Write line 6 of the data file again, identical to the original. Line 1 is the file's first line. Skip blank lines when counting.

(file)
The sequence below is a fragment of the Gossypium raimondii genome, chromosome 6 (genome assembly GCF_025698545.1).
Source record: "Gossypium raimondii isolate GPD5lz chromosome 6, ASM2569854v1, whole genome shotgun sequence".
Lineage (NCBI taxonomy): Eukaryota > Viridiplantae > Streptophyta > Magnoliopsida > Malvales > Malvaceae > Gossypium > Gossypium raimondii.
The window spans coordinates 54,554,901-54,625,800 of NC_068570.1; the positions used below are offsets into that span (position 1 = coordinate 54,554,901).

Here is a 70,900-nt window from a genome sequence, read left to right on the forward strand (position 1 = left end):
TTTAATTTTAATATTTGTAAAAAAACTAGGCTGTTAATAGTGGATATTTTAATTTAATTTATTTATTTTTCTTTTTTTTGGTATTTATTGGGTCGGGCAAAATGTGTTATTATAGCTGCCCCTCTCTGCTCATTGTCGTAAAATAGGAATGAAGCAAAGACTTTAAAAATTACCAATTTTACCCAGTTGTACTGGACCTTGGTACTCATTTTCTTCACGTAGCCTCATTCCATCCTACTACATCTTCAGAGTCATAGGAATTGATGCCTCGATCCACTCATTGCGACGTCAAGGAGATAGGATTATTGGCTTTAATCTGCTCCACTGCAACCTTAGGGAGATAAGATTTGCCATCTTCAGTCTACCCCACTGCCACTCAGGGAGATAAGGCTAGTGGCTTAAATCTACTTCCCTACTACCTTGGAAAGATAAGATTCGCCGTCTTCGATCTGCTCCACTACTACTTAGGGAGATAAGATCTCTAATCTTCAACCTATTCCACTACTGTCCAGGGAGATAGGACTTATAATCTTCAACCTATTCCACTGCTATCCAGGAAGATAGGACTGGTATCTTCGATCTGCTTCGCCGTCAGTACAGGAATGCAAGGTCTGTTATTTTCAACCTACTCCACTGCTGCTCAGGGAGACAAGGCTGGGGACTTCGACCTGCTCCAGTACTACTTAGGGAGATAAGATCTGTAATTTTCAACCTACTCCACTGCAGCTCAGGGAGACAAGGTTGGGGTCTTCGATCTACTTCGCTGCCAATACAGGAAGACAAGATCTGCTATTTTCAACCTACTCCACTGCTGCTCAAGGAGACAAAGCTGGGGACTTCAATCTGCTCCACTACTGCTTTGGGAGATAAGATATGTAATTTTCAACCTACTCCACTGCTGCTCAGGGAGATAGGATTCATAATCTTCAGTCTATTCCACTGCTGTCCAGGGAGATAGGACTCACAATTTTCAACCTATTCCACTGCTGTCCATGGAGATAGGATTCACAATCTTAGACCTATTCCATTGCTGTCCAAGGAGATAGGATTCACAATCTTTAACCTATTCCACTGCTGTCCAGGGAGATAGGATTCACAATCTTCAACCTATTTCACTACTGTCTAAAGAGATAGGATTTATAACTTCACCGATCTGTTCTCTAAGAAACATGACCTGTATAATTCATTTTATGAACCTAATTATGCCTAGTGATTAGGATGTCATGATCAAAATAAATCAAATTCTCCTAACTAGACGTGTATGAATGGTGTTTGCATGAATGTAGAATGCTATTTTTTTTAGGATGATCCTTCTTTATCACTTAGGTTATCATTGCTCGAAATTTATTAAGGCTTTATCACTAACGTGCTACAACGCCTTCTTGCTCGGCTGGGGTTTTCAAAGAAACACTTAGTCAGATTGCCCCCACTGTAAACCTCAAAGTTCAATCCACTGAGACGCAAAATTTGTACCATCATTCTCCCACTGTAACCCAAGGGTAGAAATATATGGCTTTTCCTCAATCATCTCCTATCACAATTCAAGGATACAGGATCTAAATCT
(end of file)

TTTAATTTTAATATTTGTAAAAAAACTAGGCTGTTAATAGTGGATATTTTAATTTAATTTATTTATTTTTCTTTTTTTTGGTATTTATTGGGTCGGGCAAAATGTGTTATTATAGCTGCCCCTCTCTGCTCATTGTCGTAAAATAGGAATGAAGCAAAGACTTTAAAAATTACCAATTTTACCCAGTTGTACTGGACCTTGGTACTCATTTTCTTCACGTAGCCTCATTCCATCCTACTACATCTTCAGAGTCATAGGAATTGATGCCTCGATCCACTCATTGCGACGTCAAGGAGATAGGATTATTGGCTTTAATCTGCTCCACTGCAACCTTAGGGAGATAAGATTTGCCATCTTCAGTCTACCCCACTGCCACTCAGGGAGATAAGGCTAGTGGCTTAAATCTACTTCCCTACTACCTTGGAAAGATAAGATTCGCCGTCTTCGATCTGCTCCACTACTACTTAGGGAGATAAGATCTCTAATCTTCAACCTATTCCACTACTGTCCAGGGAGATAGGACTTATAATCTTCAACCTATTCCACTGCTATCCAGGAAGATAGGACTGGTATCTTCGATCTGCTTCGCCGTCAGTACAGGAATGCAAGGTCTGTTATTTTCAACCTACTCCACTGCTGCTCAGGGAGACAAGGCTGGGGACTTCGACCTGCTCCAGTACTACTTAGGGAGATAAGATCTGTAATTTTCAACCTACTCCACTGCAGCTCAGGGAGACAAGGTTGGGGTCTTCGATCTACTTCGCTGCCAATACAGGAAGACAAGATCTGCTATTTTCAACCTACTCCACTGCTGCTCAAGGAGACAAAGCTGGGGACTTCAATCTGCTCCACTACTGCTTTGGGAGATAAGATATGTAATTTTCAACCTACTCCACTGCTGCTCAGGGAGATAGGATTCATAATCTTCAGTCTATTCCACTGCTGTCCAGGGAGATAGGACTCACAATTTTCAACCTATTCCACTGCTGTCCATGGAGATAGGATTCACAATCTTAGACCTATTCCATTGCTGTCCAAGGAGATAGGATTCACAATCTTTAACCTATTCCACTGCTGTCCAGGGAGATAGGATTCACAATCTTCAACCTATTTCACTACTGTCTAAAGAGATAGGATTTATAACTTCACCGATCTGTTCTCTAAGAAACATGACCTGTATAATTCATTTTATGAACCTAATTATGCCTAGTGATTAGGATGTCATGATCAAAATAAATCAAATTCTCCTAACTAGACGTGTATGAATGGTGTTTGCATGAATGTAGAATGCTATTTTTTTTAGGATGATCCTTCTTTATCACTTAGGTTATCATTGCTCGAAATTTATTAAGGCTTTATCACTAACGTGCTACAACGCCTTCTTGCTCGGCTGGGGTTTTCAAAGAAACACTTAGTCAGATTGCCCCCACTGTAAACCTCAAAGTTCAATCCACTGAGACGCAAAATTTGTACCATCATTCTCCCACTGTAACCCAAGGGTAGAAATATATGGCTTTTCCTCAATCATCTCCTATCACAATTCAAGGATACAGGATCTAAATCT